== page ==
Tag Archives: honesty

How to be Successful

School just started again. You might not be aware of it unless you are a parent. I am quite aware of it. For me there is a sudden shift during the transitions between semesters. I also have a new class that I have not taught before–a freshman class.

Freshmen are an interesting lot. They have achieved success by graduating from high school where they were the acknowledged leaders, but now they are starting over, usually in a quite new environment where they have to learn to navigate again. They are trying to find their classes, buy their books, and get their new university email account working, while they reconstruct a social life. Many have come to college without any friends. While they will develop friends over time, some are lonely and isolated. It is a transition.

I am not sure that their first impression of me helped. In the first two class periods, I had to tell one student not to eat in my class and a few others to take hats off, remove headphones, or stop talking when class begins. Of course, I explained that this was not to be mean, but to prepare them for the realities of work. I am not sure that all of them understood the difference.

I haven’t taught freshman for seven or eight years, so it was a bit of a transition for me too. I primarily teach graduate students. Freshmen are different. They need a lot of guidance about the basics of success. Yesterday in class, I highlighted what they needed to do to be successful in college. This included:

  • A willingness to learn
  • Hard work
  • Honesty
  • Perseverance
  • Manners and people skills
  • Not being afraid to ask a question when you do not understand

A Willingness to Learn

I explained that a willingness to learn was the entire point of college. If they come here without opening their minds to that which is being taught, reactively arguing against what is being offered without expanding their range of understanding, even if they obtain a degree, they will not gain an education.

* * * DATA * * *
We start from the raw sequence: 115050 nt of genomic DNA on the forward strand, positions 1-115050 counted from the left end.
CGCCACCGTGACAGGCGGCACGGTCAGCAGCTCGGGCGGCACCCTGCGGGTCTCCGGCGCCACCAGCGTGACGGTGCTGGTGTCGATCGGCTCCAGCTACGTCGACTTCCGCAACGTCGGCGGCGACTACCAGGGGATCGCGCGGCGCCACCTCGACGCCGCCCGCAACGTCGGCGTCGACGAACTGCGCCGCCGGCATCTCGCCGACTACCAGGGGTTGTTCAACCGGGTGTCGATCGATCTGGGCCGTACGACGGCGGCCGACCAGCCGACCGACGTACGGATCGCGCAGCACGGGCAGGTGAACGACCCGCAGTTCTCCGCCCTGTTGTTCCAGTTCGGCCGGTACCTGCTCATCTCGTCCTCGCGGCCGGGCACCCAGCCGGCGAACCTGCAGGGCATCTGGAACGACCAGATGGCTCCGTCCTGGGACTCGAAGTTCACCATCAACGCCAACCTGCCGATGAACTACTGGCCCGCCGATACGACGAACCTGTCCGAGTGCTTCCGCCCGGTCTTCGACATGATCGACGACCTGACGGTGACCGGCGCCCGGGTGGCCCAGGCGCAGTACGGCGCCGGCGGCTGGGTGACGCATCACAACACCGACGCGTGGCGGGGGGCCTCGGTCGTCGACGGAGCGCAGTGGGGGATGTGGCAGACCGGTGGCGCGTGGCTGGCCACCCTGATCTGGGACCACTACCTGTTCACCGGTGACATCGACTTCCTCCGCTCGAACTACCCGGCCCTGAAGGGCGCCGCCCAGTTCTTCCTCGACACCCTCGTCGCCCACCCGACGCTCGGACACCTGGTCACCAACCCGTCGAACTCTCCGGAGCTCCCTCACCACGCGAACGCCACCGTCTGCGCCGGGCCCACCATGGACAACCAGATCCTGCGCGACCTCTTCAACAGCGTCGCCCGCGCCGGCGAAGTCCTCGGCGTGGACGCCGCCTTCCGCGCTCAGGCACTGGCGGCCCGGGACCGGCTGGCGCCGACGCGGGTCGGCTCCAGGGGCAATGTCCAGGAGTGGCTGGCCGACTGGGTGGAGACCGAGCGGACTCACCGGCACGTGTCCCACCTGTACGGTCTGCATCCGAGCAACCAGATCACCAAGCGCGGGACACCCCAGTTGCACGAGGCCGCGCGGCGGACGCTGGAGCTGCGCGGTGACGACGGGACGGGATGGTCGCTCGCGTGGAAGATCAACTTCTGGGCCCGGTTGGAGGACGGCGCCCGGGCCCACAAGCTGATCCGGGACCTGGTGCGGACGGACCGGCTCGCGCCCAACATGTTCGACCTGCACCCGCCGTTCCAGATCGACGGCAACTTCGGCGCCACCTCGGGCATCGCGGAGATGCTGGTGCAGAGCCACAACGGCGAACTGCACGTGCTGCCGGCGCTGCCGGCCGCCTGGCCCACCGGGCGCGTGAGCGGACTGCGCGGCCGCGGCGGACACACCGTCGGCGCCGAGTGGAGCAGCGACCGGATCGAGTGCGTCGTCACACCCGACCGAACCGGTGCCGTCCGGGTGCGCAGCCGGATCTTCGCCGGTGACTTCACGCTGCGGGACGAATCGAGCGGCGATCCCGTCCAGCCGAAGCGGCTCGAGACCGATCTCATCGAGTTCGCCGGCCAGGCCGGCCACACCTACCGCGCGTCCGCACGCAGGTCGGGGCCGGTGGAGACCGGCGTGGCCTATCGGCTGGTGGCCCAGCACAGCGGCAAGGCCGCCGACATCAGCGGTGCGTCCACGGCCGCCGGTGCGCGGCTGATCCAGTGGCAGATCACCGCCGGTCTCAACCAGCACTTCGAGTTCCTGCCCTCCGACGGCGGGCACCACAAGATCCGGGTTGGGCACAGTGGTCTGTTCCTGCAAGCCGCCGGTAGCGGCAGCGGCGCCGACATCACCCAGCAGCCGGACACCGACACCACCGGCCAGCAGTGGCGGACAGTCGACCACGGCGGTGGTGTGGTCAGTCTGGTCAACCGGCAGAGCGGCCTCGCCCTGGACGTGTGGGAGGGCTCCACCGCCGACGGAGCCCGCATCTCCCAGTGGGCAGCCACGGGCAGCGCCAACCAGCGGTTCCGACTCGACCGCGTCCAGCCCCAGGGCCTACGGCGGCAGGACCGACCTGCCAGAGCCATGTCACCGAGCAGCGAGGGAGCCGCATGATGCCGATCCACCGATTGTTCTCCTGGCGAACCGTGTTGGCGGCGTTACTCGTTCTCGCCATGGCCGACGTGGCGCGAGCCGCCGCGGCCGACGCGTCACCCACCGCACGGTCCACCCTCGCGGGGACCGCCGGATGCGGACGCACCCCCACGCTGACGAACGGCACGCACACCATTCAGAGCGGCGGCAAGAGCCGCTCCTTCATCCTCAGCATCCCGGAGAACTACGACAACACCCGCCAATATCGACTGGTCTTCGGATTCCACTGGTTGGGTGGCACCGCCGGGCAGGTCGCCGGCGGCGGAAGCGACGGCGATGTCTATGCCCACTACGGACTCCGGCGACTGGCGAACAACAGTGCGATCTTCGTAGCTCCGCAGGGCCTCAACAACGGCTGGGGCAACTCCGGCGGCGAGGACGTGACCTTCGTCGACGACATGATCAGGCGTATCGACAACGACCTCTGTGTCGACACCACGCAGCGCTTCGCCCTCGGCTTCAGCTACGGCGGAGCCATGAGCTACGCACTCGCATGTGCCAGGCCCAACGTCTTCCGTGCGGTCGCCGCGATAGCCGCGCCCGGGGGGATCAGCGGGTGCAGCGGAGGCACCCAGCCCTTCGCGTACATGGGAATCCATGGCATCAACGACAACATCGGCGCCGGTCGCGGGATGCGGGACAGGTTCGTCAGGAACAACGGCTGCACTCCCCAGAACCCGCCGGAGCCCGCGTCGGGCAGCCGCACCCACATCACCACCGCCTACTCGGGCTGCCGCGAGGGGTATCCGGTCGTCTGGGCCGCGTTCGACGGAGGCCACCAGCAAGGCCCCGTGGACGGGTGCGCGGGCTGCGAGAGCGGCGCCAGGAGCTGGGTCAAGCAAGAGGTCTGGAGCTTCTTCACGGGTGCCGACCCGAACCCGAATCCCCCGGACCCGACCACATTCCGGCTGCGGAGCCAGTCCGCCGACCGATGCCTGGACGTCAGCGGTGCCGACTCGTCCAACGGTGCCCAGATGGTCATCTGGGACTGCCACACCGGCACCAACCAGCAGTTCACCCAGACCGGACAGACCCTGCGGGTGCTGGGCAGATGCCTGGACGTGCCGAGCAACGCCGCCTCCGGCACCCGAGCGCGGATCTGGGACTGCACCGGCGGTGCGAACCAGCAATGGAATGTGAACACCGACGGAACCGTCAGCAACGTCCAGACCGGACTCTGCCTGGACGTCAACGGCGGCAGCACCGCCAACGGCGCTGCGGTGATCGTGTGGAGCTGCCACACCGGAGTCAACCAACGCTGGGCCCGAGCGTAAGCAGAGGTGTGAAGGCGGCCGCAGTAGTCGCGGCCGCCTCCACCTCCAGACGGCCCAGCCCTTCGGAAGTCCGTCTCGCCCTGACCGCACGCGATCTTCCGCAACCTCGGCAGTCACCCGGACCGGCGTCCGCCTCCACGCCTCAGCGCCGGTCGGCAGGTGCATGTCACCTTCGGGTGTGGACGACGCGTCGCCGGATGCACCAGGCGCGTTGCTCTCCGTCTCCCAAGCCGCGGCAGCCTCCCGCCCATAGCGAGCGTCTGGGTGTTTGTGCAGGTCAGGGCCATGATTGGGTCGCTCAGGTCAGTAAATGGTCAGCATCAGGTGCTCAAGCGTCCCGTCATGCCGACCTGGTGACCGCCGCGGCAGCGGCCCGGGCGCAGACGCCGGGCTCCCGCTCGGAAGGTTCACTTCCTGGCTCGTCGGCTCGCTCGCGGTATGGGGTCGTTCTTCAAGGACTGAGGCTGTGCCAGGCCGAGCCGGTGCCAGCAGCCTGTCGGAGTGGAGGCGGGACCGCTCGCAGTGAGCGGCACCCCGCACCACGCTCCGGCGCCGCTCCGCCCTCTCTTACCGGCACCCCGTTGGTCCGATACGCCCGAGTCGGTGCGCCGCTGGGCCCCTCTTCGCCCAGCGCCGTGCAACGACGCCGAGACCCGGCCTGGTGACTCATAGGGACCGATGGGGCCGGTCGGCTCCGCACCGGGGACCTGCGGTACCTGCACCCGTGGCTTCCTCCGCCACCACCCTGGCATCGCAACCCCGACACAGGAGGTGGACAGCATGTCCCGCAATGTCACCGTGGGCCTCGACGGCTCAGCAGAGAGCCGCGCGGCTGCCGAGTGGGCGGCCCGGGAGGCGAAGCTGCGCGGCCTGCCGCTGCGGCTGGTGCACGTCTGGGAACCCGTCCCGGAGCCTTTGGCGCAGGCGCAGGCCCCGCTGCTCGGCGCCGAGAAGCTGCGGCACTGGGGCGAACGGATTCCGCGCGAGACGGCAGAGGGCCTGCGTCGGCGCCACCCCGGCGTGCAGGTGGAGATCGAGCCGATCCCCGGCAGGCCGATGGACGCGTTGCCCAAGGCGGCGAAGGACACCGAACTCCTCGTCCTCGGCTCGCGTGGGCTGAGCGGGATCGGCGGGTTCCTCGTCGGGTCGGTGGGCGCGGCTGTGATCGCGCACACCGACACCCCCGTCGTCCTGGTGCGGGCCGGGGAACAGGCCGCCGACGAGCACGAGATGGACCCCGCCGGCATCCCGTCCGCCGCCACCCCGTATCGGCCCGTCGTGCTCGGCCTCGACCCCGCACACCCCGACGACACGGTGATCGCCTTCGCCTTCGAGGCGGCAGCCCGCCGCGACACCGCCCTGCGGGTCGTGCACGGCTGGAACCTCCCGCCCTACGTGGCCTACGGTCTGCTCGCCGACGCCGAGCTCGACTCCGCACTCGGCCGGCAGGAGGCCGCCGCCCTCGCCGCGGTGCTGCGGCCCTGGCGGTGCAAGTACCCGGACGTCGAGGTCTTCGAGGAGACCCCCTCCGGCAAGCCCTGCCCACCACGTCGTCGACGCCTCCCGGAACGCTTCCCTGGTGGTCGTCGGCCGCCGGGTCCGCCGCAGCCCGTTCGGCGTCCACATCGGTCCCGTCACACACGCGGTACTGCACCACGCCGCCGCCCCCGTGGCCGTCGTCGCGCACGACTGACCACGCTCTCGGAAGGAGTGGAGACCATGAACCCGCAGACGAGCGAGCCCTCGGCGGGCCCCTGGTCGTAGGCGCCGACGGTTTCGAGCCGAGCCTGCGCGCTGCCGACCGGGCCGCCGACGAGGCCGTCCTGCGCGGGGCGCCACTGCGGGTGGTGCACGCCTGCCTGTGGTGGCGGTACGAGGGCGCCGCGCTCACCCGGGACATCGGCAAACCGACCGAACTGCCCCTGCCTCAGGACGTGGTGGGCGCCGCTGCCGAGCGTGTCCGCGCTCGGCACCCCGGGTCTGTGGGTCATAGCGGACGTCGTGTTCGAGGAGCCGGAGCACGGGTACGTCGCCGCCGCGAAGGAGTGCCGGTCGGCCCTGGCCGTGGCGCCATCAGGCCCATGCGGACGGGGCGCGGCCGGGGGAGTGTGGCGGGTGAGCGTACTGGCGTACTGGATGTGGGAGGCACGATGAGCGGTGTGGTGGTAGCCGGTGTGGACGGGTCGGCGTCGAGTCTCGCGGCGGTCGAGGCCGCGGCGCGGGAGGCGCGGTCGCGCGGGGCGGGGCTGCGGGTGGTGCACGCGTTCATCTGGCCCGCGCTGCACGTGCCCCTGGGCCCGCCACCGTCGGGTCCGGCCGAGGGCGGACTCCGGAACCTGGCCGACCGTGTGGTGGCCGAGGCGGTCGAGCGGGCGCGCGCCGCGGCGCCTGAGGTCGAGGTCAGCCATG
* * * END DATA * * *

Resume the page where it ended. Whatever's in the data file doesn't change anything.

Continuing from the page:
Hard work

Willingness to learn is necessary, but not a sufficient condition for success. They have to engage in the hard work of learning. Went they are exposed to new ideas, they must work to make the ideas their own. I reminded them of Edison’s quote that, “The reason a lot of people do not recognize opportunity is because it usually goes around wearing overalls looking like hard work.”

Over the next 4 years, they should spend 1800 hours in class, and another 5,400 hours reading and studying. Those that don’t put in the time, preferring to study as little as they can, cramming at the end, will shortchange themselves.

Honesty

Students do not think of not studying as being dishonest, but it is. Even if they think that they are only harming themselves—engaging in a victimless crime—they are not. Employers expect that a degree represents something more than the minimum. When they hire a college graduate, they pay a premium over a high school graduate. They expect that the student has accumulated a certain level of knowledge, skills, and perseverance.

Freshman students’ initial attitudes about studying are the opposite of those espoused by the most successful in society. Warren Buffett, for example, explained, “Somebody once said that in looking for people to hire, you look for three: qualities: Integrity, intelligence, and energy. And if they don’t have the first, the other two will kill you.”[1]